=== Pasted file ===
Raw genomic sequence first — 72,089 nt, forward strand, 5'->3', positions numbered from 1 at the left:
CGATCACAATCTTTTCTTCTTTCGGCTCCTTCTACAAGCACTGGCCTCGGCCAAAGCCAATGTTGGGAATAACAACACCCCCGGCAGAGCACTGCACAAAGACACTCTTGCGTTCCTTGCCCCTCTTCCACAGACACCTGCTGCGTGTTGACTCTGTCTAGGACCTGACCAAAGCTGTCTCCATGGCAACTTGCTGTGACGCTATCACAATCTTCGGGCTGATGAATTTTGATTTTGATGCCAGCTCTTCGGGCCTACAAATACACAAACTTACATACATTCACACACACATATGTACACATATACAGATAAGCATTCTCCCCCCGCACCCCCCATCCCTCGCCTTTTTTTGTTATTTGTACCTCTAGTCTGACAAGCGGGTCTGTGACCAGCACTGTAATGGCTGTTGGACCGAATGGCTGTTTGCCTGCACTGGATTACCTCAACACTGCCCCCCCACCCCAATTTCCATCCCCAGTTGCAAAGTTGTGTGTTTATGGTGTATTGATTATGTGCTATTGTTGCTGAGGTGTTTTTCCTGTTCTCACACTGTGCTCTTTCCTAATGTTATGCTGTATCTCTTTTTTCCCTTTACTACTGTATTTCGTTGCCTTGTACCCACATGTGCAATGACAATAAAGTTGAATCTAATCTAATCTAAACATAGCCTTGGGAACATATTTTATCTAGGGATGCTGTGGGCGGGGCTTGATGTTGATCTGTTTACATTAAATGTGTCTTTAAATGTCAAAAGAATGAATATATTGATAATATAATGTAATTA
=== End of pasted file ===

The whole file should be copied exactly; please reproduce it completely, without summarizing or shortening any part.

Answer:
Raw genomic sequence first — 72,089 nt, forward strand, 5'->3', positions numbered from 1 at the left:
CGATCACAATCTTTTCTTCTTTCGGCTCCTTCTACAAGCACTGGCCTCGGCCAAAGCCAATGTTGGGAATAACAACACCCCCGGCAGAGCACTGCACAAAGACACTCTTGCGTTCCTTGCCCCTCTTCCACAGACACCTGCTGCGTGTTGACTCTGTCTAGGACCTGACCAAAGCTGTCTCCATGGCAACTTGCTGTGACGCTATCACAATCTTCGGGCTGATGAATTTTGATTTTGATGCCAGCTCTTCGGGCCTACAAATACACAAACTTACATACATTCACACACACATATGTACACATATACAGATAAGCATTCTCCCCCCGCACCCCCCATCCCTCGCCTTTTTTTGTTATTTGTACCTCTAGTCTGACAAGCGGGTCTGTGACCAGCACTGTAATGGCTGTTGGACCGAATGGCTGTTTGCCTGCACTGGATTACCTCAACACTGCCCCCCCACCCCAATTTCCATCCCCAGTTGCAAAGTTGTGTGTTTATGGTGTATTGATTATGTGCTATTGTTGCTGAGGTGTTTTTCCTGTTCTCACACTGTGCTCTTTCCTAATGTTATGCTGTATCTCTTTTTTCCCTTTACTACTGTATTTCGTTGCCTTGTACCCACATGTGCAATGACAATAAAGTTGAATCTAATCTAATCTAAACATAGCCTTGGGAACATATTTTATCTAGGGATGCTGTGGGCGGGGCTTGATGTTGATCTGTTTACATTAAATGTGTCTTTAAATGTCAAAAGAATGAATATATTGATAATATAATGTAATTA